Stress response might help the body work harder and stay awake longer. However, stress becomes a problem when stressors continue without relief or periods of relaxation.
FIVE STAGES OF STRESS
According to an article from the University of Southern Queensland, the human body undergoes five stages of "Stress.
1. Alarm (fight-or-flight). When a stressful situation triggers the body, it creates a chemical reaction, releasing adrenaline and cortisol hormones. This stage is called the acute stress response, widely known as the fight-or-flight response (Young Diggers, 2019).
2. Resistance. The body is more likely to have a greater capacity to cope with the situation causing a stress reaction once moved into the resistance stage.
3. Coping (Recovery). Recovery is integral to bouncing back from a stressful period, returning to a state of equilibrium, taking a day after an intensive period when one had to juggle all of life's priorities. How a person experience stress and how to control or cope with it requires commitment and time management—life at once.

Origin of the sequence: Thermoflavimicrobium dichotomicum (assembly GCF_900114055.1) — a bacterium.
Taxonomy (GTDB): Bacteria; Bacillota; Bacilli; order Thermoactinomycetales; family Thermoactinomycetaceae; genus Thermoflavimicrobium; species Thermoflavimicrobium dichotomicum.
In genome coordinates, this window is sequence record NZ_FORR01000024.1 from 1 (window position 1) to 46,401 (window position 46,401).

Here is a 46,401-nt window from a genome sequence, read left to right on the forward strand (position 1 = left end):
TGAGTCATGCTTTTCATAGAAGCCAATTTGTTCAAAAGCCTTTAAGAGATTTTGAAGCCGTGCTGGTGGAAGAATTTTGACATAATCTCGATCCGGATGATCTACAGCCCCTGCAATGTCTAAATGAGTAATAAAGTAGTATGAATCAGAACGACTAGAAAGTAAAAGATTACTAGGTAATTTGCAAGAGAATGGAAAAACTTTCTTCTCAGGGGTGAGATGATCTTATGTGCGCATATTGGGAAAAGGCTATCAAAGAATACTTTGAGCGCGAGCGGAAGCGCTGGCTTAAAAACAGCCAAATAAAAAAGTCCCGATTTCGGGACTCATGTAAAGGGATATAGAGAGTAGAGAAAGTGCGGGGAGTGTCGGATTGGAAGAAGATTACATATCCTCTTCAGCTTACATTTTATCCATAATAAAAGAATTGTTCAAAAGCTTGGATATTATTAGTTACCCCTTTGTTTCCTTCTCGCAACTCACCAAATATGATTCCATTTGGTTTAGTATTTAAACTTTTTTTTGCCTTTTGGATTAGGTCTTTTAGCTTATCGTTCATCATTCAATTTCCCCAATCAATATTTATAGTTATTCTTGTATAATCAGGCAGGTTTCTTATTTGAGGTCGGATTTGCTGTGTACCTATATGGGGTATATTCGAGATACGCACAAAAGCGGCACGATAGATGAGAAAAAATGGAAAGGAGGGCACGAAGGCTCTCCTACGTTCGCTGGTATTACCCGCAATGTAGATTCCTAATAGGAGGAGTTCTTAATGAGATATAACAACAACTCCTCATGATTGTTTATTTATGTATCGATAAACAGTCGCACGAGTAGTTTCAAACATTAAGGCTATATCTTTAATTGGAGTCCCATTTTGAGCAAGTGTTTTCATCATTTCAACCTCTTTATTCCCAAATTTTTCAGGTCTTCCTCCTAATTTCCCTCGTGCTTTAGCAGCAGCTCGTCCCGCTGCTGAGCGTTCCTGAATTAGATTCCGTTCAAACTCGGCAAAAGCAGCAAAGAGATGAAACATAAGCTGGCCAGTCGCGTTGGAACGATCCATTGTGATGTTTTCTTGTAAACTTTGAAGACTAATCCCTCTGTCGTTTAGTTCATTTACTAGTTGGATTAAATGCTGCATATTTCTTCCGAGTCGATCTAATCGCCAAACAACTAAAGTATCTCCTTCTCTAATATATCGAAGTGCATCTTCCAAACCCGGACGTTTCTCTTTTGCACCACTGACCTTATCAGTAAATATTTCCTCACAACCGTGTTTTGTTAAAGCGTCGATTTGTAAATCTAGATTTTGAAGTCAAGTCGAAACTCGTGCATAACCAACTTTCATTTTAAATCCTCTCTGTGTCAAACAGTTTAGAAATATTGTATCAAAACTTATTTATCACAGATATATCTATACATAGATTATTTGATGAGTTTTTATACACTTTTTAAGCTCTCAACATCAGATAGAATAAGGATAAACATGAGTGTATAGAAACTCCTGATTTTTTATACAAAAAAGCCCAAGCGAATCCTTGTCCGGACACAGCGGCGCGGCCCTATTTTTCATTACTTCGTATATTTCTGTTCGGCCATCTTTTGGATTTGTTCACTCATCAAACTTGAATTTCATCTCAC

4. Adaptation (what happens when you do not take time to recover). When the body gets exposed to constant stress, it has long-term adverse effects such as lower energy levels, low self-esteem, difficulty sleeping, an unhealthy change in weight, and difficulty managing emotions (Cole, 2018).
5. Burnout. Manifestations of burnout include severe exhaustion, cynicism, feeling drained, lacking positivity, experiencing destructive thoughts, and detachment from others (Robinson, 2015).
STRESS AND HEALTH: THE SILENT KILLER